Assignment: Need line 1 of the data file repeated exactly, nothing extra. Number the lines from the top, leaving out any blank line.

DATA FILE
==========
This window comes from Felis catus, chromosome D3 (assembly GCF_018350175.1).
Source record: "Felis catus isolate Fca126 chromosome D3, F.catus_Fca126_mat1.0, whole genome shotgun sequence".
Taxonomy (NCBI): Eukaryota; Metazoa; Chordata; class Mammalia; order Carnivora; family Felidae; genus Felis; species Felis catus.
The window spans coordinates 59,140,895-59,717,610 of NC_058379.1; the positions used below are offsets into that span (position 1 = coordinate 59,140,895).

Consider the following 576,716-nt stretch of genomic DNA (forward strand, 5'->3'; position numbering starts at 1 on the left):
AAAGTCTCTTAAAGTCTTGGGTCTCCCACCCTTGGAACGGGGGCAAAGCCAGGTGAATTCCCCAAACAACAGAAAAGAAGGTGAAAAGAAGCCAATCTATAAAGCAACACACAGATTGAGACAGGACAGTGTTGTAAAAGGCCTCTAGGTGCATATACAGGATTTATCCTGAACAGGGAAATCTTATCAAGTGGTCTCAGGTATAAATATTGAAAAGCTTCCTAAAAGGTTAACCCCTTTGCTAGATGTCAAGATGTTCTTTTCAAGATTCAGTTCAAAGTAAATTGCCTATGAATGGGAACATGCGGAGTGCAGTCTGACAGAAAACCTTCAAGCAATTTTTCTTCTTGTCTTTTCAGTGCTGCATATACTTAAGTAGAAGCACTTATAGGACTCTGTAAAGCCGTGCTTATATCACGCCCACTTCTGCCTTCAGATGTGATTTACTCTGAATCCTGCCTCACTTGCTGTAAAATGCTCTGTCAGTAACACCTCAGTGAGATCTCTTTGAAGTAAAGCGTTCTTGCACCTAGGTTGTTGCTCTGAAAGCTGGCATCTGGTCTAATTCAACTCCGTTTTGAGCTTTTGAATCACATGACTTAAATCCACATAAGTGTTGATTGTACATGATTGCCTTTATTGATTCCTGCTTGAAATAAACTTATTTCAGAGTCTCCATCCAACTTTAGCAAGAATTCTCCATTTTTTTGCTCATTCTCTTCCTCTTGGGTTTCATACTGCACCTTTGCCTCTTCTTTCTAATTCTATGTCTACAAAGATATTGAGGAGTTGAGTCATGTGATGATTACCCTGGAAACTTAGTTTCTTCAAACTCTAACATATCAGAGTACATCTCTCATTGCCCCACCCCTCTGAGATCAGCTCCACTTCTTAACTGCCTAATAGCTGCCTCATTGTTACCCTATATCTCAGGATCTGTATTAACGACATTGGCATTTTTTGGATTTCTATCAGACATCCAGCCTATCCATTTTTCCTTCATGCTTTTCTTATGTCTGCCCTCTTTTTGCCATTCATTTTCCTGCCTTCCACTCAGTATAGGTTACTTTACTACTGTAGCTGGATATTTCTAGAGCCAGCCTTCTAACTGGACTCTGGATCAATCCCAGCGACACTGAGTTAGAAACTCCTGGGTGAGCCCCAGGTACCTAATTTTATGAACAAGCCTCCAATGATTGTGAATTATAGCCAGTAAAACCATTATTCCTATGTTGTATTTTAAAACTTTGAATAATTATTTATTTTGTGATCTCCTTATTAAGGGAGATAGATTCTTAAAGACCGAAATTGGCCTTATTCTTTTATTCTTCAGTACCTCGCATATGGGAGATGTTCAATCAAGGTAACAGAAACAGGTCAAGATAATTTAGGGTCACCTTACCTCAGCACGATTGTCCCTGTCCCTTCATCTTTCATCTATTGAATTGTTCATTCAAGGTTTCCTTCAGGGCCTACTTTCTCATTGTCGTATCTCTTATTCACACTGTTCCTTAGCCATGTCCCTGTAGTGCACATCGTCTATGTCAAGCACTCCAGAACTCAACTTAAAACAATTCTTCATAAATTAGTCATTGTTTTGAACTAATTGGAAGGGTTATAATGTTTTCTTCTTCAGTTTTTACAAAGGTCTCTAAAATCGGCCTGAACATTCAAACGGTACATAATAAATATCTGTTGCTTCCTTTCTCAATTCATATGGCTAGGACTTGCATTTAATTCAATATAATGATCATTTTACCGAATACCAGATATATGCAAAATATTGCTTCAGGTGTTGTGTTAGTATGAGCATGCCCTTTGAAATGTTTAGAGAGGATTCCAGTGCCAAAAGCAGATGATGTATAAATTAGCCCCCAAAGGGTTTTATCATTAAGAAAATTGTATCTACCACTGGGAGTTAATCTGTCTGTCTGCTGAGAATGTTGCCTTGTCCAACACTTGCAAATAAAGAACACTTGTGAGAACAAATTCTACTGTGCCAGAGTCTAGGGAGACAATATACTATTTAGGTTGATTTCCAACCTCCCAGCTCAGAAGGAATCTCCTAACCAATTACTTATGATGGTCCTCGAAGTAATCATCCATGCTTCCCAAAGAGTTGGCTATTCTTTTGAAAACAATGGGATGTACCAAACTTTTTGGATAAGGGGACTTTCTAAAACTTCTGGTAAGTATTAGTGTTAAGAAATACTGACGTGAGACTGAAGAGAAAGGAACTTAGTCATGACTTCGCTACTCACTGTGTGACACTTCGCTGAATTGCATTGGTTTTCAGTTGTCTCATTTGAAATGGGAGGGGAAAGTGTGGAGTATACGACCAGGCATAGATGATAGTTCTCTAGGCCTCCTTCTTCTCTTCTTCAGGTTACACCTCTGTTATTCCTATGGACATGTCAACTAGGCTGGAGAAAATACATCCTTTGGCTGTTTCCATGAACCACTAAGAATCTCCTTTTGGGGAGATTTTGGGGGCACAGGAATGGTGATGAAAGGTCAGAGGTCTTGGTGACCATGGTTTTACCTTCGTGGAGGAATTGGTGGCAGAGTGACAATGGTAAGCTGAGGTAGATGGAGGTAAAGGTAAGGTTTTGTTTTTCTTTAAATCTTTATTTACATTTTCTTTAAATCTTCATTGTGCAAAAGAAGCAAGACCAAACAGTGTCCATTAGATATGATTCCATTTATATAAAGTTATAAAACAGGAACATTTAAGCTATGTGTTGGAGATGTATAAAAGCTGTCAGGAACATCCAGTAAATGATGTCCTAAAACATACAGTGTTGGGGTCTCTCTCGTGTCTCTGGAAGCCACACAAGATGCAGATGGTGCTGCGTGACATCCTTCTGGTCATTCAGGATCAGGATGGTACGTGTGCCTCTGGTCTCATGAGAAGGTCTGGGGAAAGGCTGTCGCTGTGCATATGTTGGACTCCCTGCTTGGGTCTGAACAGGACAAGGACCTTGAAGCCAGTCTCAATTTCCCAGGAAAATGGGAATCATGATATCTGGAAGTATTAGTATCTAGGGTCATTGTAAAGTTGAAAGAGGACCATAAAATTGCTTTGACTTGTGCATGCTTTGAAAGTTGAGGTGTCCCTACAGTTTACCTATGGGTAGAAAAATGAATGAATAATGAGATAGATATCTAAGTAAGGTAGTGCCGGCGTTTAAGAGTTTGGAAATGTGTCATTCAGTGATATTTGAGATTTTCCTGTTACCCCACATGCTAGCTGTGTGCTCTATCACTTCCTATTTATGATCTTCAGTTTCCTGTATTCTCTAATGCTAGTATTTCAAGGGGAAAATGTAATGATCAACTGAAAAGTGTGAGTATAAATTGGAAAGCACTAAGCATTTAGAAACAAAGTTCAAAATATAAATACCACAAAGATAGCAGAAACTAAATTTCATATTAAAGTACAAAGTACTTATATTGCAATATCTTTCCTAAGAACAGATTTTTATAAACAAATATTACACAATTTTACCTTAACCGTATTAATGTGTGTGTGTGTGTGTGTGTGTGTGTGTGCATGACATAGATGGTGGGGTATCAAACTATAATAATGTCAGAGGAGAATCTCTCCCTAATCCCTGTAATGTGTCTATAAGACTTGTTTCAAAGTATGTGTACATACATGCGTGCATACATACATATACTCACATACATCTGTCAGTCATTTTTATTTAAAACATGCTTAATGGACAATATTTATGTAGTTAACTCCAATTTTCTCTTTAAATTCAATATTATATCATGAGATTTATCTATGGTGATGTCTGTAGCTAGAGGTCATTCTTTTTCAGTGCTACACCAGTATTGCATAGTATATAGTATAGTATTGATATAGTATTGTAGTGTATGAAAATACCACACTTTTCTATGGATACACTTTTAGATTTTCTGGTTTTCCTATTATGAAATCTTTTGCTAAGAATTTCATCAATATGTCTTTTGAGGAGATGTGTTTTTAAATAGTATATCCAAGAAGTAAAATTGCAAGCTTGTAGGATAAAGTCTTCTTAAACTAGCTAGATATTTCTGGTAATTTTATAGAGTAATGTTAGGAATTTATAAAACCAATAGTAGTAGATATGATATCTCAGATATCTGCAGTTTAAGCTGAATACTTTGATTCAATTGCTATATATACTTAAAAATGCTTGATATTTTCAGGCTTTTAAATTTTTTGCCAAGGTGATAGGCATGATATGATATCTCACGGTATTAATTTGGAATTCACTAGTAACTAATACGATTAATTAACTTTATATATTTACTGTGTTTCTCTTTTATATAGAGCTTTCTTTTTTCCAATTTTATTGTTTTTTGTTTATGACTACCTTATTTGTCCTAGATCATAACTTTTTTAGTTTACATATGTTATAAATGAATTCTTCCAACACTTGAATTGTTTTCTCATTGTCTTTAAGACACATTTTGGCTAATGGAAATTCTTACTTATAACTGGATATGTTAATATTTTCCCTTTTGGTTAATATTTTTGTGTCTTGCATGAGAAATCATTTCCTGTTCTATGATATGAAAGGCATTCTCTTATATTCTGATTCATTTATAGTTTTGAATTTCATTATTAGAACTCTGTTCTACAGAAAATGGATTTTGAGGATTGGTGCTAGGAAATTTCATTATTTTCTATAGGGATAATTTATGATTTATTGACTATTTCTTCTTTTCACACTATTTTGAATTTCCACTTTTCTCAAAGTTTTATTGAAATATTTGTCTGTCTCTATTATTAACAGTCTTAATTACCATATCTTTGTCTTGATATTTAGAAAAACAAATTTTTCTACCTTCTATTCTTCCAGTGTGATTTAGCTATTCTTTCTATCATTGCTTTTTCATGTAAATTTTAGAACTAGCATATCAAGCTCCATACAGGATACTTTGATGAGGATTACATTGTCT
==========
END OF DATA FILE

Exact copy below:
This window comes from Felis catus, chromosome D3 (assembly GCF_018350175.1).